Do science fiction and spirituality blend well together?

Do science fiction and spirituality blend well together?

  • Yes

    Votes: 8 61.5%
  • No

    Votes: 1 7.7%
  • Maybe So

    Votes: 2 15.4%
  • ?

    Votes: 2 15.4%

  • Total voters
    13

bretbernhoft

Bret Bernhoft
Joined
Nov 30, 2020
Messages
116
Location
USA
I'm writing a story about spiritual awakenings within a science fiction context. But I don't know if this has already been tried?
 
Who cares, if you can do it better?

Though I suppose I am curious to know what you mean by "spirituality" and "spiritual awakening." Do you mean a religious conversion, or something else?
 
Who cares, if you can do it better?

Though I suppose I am curious to know what you mean by "spirituality" and "spiritual awakening." Do you mean a religious conversion, or something else?
I am writing a story about non-religious spirituality, and what that might look like 100 or 200 years from now; especially as altered states of consciousness and mindfulness are concerned.
 
I think science fiction explores spirituality quite well, but being what it is, it usually ends up debunking the notion as a psychological comfort blanket.

Greg Bear's Anvil of Stars had an interesting sub-plot involving religion.
Alistair Reynolds's Absolution Gap had another interesting take. The book makes mention of a religious virus that is used to infect non-believers. It was an interesting thought.
 
I am not sure exactly how to interrupt the question, but I see nothing inherent in the major religions to preclude them from science fiction. I note that science fiction rarely references the religious beliefs of any of its characters, but that is also true of any of the other genres.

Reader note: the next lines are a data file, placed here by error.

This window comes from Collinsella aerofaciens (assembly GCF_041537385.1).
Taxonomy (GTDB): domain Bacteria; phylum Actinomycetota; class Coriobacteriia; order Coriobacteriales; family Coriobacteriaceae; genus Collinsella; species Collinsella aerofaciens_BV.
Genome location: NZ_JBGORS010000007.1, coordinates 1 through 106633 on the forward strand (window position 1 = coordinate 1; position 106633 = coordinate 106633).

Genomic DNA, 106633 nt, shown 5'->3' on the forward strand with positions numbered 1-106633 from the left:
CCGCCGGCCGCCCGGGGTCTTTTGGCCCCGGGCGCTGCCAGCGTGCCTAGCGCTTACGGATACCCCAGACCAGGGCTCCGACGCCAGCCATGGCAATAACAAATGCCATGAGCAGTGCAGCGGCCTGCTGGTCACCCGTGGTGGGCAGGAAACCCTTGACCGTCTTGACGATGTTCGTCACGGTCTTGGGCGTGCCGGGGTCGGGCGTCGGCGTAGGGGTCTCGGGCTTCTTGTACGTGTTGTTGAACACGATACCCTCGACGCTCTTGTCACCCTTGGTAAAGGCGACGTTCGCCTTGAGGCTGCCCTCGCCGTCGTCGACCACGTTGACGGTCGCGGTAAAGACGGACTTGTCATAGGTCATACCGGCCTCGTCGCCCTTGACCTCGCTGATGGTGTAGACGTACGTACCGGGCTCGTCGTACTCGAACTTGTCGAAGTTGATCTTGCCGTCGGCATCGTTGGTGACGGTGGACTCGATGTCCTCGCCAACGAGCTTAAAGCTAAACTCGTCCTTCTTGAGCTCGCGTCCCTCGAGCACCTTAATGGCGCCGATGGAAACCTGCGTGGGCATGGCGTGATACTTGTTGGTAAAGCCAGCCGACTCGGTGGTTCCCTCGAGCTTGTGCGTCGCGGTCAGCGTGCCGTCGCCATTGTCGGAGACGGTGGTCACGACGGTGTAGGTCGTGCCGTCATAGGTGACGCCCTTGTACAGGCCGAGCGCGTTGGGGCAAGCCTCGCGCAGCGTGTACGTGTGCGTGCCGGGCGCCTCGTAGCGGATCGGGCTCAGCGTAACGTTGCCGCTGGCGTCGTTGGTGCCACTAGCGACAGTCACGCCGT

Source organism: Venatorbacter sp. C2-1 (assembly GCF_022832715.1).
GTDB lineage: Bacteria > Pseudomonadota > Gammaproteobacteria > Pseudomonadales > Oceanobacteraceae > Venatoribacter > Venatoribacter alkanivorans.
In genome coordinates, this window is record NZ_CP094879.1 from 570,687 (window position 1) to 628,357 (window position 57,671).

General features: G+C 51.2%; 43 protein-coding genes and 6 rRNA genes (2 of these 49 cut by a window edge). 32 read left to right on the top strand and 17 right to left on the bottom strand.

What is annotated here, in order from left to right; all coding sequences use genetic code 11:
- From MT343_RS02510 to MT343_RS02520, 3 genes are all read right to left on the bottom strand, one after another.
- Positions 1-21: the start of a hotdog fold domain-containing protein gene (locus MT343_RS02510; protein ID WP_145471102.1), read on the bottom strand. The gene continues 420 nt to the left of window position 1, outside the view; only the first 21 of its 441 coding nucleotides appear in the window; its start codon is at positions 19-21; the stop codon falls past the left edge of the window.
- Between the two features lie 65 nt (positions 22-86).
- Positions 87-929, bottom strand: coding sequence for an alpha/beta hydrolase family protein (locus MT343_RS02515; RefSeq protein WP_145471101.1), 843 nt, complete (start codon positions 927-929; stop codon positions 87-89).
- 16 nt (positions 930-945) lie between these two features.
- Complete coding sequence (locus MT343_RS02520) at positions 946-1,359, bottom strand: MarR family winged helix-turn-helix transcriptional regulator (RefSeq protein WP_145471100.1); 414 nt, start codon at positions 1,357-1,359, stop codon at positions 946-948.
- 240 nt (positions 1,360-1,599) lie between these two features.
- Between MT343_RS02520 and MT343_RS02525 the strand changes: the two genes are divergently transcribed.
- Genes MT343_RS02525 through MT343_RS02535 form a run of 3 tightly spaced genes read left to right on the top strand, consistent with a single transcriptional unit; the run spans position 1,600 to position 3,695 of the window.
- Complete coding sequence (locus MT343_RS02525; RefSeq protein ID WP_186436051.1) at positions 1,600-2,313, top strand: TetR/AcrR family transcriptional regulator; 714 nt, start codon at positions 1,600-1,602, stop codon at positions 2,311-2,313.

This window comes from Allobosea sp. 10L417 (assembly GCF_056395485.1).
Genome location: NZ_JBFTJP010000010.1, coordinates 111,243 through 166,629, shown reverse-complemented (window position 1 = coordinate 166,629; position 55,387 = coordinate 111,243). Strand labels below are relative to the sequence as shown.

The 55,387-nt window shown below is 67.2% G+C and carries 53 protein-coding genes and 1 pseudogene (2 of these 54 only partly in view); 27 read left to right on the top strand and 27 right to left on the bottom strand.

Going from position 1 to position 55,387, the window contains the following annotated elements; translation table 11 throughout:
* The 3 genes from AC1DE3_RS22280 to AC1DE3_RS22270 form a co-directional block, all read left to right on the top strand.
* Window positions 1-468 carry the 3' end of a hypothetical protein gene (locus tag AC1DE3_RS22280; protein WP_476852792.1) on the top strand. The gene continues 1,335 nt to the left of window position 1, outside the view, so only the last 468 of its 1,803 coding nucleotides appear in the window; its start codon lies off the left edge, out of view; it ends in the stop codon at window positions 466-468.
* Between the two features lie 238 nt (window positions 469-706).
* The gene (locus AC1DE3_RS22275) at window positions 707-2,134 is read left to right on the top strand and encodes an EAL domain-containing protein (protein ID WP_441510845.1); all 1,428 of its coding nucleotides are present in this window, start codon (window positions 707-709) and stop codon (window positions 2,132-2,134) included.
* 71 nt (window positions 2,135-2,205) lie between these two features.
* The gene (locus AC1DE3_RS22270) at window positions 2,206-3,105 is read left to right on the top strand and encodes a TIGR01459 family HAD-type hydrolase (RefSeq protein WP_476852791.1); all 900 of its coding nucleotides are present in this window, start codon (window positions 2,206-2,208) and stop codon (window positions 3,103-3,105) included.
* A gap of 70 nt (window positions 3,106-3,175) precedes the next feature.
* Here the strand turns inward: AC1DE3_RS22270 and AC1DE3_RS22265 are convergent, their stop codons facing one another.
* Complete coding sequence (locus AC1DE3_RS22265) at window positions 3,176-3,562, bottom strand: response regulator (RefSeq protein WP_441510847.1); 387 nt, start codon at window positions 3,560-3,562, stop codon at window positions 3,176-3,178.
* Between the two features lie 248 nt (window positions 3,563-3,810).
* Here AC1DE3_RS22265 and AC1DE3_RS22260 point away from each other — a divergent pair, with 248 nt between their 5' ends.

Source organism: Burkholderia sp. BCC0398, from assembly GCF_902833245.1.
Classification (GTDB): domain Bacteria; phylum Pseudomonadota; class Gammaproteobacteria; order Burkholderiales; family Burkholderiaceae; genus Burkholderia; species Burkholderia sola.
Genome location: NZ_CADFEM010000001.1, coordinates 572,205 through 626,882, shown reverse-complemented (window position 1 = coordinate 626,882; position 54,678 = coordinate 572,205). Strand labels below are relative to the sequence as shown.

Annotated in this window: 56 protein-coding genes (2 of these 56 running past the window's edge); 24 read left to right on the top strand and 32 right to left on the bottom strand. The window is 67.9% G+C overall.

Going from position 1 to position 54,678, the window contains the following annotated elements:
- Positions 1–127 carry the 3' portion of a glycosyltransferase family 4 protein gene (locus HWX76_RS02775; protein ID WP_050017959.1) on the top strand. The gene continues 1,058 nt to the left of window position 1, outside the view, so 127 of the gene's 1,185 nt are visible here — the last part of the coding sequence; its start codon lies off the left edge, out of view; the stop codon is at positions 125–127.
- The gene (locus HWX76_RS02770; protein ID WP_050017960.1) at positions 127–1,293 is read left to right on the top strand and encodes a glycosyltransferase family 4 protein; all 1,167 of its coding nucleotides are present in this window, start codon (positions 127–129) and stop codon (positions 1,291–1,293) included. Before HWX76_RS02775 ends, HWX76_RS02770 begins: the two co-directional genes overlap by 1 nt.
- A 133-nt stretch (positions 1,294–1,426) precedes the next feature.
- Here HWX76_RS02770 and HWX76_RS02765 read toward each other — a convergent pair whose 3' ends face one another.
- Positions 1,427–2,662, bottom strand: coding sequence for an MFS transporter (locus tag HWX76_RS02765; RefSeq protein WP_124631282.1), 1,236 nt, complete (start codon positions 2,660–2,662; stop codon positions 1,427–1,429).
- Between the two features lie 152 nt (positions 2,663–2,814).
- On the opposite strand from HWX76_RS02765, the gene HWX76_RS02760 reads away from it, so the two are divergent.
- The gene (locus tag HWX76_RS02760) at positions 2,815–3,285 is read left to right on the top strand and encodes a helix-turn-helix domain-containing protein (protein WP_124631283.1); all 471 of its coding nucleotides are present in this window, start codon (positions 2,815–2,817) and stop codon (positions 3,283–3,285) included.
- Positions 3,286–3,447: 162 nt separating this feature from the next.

I can't see why they wouldn't, and it sounds a good combination to me. I imagine it's been done before, but that doesn't matter as your take will be your own unique take.
 
One trope (or is it a cliche?) I don't like is when humans and aliens intermix, aliens always seem to have a unified religion where humans don't (a good example is Babylon 5.) or they only show religion to be a punching bag (Mormons in The Expanse).

Stranger in a Strange Land, Parable of a Sower and A Cantible for Leibowitz are full of religious themes. Shorts by Clark like The Star or Nine Billion Names of God also fit.

edit in The Chrysalids and Handmaids Tale (theocracies).
 
I think science fiction explores spirituality quite well, but being what it is, it usually ends up debunking the notion as a psychological comfort blanket.

Greg Bear's Anvil of Stars had an interesting sub-plot involving religion.
Alistair Reynolds's Absolution Gap had another interesting take. The book makes mention of a religious virus that is used to infect non-believers. It was an interesting thought.
Wasn't that Chasm City?

Dune has already been mentioned but I think Frank primarily took a dim view on organised religion showing how it can be used to manipulate whole societies.
 
Wasn't that Chasm City?

Dune has already been mentioned but I think Frank primarily took a dim view on organised religion showing how it can be used to manipulate whole societies.

I think the OP meant Absolution Gap, as it's there - but I read it as a dig at religion, given that a mere virus or disease could make you religious., which sortof could be read to imply that religious people today are ill.... There is a moment in Chasm city where someone offers the protagonist a virus too or give it to him, from memory, that might be important for the main character's development.